While Ramdev and his company -- named Patanjali Ayurved -- have reportedly become corporate winners in India, their products have been fiercely criticized by those who argue for better regulation in ayurvedic medicine.
Ayurveda ministry officials say they had only given approval for the guru's kit of tablets and drops to be marketed as an immunity booster.
However, in a coronavirus-ravaged country, branding the "coronil" pills and tulsi as curative was too good of an opportunity to pass up for Patanjali Ayurved.
Now, the swami's kit is so sought after that it's selling on the black market alongside Gilead's remdesivir.
India, with a population of 1.4 billion, has the world's third-highest number of COVID-19 infections. There are currently more than 2 million confirmed cases and over 41,500 deaths. According to the FDA, there are currently no approved treatments specifically for COVID-19, although the agency has granted emergency use of some drugs that are already prescribed for other ailments.
This is not the first time that Ramdev has generated controversy. In 2009 and 2013, he claimed yoga "cured" homosexuality and invited members of the gay community to his ashram.
Despite that, Ramdev still has a captive audience and was a big part of Modi's campaign in 2014.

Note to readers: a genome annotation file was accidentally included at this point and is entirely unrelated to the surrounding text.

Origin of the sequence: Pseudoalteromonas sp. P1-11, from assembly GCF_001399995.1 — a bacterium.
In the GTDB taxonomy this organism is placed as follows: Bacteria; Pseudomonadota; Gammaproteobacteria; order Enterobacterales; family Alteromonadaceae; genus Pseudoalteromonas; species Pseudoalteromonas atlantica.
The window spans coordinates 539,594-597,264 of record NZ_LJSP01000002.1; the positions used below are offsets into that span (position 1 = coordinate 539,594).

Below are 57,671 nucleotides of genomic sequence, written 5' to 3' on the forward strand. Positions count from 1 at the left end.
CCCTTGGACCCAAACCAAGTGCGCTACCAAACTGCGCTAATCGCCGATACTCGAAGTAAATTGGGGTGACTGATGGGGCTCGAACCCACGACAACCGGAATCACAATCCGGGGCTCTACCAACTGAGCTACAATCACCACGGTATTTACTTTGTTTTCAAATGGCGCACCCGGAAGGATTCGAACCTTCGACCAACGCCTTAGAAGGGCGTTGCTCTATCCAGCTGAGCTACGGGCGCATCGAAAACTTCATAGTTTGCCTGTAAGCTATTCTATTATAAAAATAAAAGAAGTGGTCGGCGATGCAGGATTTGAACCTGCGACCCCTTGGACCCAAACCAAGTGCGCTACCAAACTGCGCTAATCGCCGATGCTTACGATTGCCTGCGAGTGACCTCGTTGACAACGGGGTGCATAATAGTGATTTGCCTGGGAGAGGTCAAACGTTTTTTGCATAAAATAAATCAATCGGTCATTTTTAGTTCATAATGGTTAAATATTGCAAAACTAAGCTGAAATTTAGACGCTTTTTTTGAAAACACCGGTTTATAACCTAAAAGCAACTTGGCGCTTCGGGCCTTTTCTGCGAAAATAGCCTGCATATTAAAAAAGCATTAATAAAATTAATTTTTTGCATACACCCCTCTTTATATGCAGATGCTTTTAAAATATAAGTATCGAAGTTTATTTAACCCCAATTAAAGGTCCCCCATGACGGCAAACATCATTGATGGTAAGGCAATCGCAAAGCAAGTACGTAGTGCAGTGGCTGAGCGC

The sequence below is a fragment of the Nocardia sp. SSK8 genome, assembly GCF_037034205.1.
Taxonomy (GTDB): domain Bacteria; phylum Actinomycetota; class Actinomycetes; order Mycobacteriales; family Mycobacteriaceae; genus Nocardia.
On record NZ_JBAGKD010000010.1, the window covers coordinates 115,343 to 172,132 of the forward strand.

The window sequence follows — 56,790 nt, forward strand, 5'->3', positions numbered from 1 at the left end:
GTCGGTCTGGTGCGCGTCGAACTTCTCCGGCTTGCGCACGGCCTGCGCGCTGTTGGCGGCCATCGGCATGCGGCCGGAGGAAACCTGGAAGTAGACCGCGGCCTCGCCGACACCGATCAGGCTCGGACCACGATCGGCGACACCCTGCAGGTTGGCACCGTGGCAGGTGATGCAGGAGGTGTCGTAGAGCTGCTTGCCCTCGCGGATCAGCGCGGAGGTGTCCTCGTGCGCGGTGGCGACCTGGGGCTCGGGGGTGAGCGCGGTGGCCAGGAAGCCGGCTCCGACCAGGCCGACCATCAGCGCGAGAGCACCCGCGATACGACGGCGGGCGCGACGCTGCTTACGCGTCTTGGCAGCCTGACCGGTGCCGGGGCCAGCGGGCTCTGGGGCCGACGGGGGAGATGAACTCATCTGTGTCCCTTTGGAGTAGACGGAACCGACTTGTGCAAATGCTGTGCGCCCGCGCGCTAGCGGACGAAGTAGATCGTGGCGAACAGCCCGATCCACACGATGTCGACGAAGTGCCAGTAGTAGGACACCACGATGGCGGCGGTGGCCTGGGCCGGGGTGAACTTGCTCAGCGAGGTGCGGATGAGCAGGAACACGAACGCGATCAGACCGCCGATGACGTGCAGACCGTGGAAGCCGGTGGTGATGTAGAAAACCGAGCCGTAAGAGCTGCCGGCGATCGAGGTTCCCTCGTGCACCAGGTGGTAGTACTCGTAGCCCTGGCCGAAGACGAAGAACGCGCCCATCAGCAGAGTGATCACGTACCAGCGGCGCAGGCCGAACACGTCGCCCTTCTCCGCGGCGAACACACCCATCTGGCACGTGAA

This week, the prime minister invited Ramdev to a private groundbreaking ceremony of a Hindu temple. Modi himself has promoted yoga and ayurveda, touting nutrition and fitness during the pandemic.
Patanjali Ayurved co-founder Acharya Balkrishna told The Financial Times on Wednesday that members of big pharma or those questioning their methodology are just upset they had "spoiled a huge market for coronavirus medicine for them."
“They [drug manufacturers] had inflated a big balloon, we have pricked a hole in it," he said.
His company reported its highest-ever earnings last year and hopes to take on multinational competitors in the future.
Nevertheless, on Thursday Madras High Court ruled against Patanjali Ayurved regarding the use of the Coronil trademark and slapped a fine of over $13,000 for "chasing further profits by exploiting the fear and panic among the general public by projecting a cure for the coronavirus."